It’s a challenging business to get into. It’s dominated by a couple of big corporations, Mattel and Hasbro. They make it very, very hard to get distribution. You’ve got to try and figure out unique ways of getting traction.
We were fortunate with the relationships we’ve just discussed, with Starbucks, Amazon, and with Barnes and Noble, that we were able to sidestep them a little bit and get some traction and move forward.
Andrew: Is this is a happy-go-lucky story where the idea came to you and, yes, you couldn’t get into the toy fair, but otherwise everything just worked out beautifully for you? Or, was there any moment of challenge and risk and near destruction the way that there are in other entrepreneurship stories?
Richard: Oh yes.
Andrew: What’s the big one for you?
Richard: Well, there’s a couple. One year… When I tell the story I often talk about being in the avoidance business versus being in the reaction business. You get into the avoidance business by having experience either on the team, or on your board, or in your advisory council where people that can help you understand what some of the pitfalls are you’re going to run into particularly when you’re doing things like I do which is get into new industries that you might not have that experience in.
A very pointed example was one year, it was actually the first year that we were going into Toys “R” Us, we were going into Target, we were going into Walmart, for the first year we were on end cap. There was a threat that there was going to be a port strike.
We gambled that the strike would not happen at Christmas time. Other [??] factories were bringing in inventory and holding it in the summer so that they would have it domestically, that they could fulfill domestically for Christmas. We did not do that.
Unfortunately, the strike came to fruition and we could see the games in the port of Seattle. We could see them on this ship in the containers, and we couldn’t get to them. So, ultimately, we had to fly product in from China to meet the demands of the retailers.
That was incredibly expensive and it was hard for the organization to recover from. But, that was an example of where things didn’t go swimmingly, and if we really known what we were doing or observed what our competitors were doing we would’ve followed their behavior and brought it in and held it domestically and fulfilled domestically. That’s an example of a mistake that we did make.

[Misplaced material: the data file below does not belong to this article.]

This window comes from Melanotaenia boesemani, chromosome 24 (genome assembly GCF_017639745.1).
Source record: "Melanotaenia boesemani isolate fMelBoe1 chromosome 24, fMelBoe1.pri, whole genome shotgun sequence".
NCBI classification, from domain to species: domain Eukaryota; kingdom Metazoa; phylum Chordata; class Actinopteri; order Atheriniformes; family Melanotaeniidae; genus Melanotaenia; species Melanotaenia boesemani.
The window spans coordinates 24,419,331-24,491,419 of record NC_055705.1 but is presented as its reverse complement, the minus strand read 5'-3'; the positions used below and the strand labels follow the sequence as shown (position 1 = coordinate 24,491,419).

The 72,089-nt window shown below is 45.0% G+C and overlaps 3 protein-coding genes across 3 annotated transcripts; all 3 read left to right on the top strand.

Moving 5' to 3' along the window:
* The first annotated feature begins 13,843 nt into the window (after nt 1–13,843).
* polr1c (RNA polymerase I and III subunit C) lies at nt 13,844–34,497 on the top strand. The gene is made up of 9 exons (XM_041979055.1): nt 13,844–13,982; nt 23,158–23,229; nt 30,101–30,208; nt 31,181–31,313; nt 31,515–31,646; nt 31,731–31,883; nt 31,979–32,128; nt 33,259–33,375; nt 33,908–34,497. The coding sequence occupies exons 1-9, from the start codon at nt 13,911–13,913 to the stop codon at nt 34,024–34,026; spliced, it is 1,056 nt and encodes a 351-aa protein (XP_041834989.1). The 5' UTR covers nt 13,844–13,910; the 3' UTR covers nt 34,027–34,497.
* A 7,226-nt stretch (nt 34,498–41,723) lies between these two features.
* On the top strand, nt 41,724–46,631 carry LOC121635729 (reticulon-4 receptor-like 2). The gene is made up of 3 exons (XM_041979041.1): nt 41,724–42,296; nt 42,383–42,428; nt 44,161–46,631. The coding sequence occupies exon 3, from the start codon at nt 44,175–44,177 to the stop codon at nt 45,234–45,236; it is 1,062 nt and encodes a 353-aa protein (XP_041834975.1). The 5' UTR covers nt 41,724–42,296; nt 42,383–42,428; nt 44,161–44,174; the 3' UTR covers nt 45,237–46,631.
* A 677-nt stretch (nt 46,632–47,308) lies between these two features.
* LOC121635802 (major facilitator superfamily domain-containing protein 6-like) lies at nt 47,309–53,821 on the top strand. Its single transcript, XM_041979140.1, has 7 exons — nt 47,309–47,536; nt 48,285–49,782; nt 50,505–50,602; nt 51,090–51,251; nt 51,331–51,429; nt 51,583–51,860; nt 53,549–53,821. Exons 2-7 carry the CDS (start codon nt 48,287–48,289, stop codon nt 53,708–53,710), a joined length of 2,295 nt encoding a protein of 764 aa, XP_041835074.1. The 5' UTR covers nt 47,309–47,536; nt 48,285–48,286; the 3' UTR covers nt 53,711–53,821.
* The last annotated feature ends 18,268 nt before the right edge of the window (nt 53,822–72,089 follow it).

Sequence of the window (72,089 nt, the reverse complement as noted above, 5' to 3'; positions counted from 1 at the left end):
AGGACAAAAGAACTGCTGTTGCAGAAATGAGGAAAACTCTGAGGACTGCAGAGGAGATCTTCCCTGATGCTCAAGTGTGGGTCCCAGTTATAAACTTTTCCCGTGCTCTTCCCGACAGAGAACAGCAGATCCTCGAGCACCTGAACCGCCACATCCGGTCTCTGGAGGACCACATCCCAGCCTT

Andrew: You said there were a couple that came to mind. What’s a second one?
Richard: You know, it costs you more to market than it does to build the game. In the beginning we were very conscious of the cost of actually building the product. Ultimately, what was expensive was building awareness and building that following.
We were fortunate, and we started to have this community that were called Craniacs. They referred us to other families. That’s how our business got built.
But, as the business grew and you had the retailers who were asking you for television advertising or all those other things that come with getting shelf space in a retailer, and that’s another example of where we didn’t fully understand those cost when we were getting into it. And also when you start hiring people into the organization they understood that role better than we did.
Andrew: Why did you raise money when things were going so well? Why raise, I heard it was 35 million dollars?
Richard: There were two waves of investment that we took. The first the games were just going really quickly and as we start to build our inventory, we needed to bring in more capitol to allow us to scale. And the second was we launched a toy business so we had a completely new category of trade that we were going into. And we raised money to enter that new category of trade.
Andrew: Okay, did you take any money off the table of either raise?
Richard: Uh, no, no, I didn’t.
Andrew: Wow, so you were still there collecting a salary. Was there any risk that if someone else comes into market with something similar this whole thing goes away?
Richard: There’s always that risk.
Andrew: And you were just okay with it?
Richard: You just have to be the best. And another thing that I talk about it, you have to be… I once had this presentation that I gave where I wrote down eight things that I learned at cranium. And number three was meant to be, “know what you’re good at,” but I misspelled good and it said, “know what you’re god at.’ and I think it’s actually more important that you know what your god at.
And what we were good at at Cranium was our core discipline around creating phenomenal games. That’s what we did was create brilliant experiences. So yeah, somebody else could have come in but we just had to be confident that that year we were going to have the best game. And we were one game a year I think five times which has never been done again in history and that was what were would good at was creating those experiences.
Andrew: I see, so it’s not enough to be good at something. You got to be like a Zeus at it. You got to…
Richard: A ninja!
Andrew: …yes, like a god, even more than a ninja.
Andrew: I see. What were you not good at?
Andrew: Was it distribution?